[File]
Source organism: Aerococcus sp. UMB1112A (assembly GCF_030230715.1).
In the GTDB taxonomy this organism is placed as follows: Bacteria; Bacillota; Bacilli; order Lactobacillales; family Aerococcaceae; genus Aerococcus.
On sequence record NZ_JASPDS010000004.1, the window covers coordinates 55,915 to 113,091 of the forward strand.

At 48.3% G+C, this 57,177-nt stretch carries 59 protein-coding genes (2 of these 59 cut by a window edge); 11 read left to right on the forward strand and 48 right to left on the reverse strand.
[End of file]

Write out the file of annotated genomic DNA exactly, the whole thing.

Source organism: Aerococcus sp. UMB1112A (assembly GCF_030230715.1).
In the GTDB taxonomy this organism is placed as follows: Bacteria; Bacillota; Bacilli; order Lactobacillales; family Aerococcaceae; genus Aerococcus.
On sequence record NZ_JASPDS010000004.1, the window covers coordinates 55,915 to 113,091 of the forward strand.

At 48.3% G+C, this 57,177-nt stretch carries 59 protein-coding genes (2 of these 59 cut by a window edge); 11 read left to right on the forward strand and 48 right to left on the reverse strand.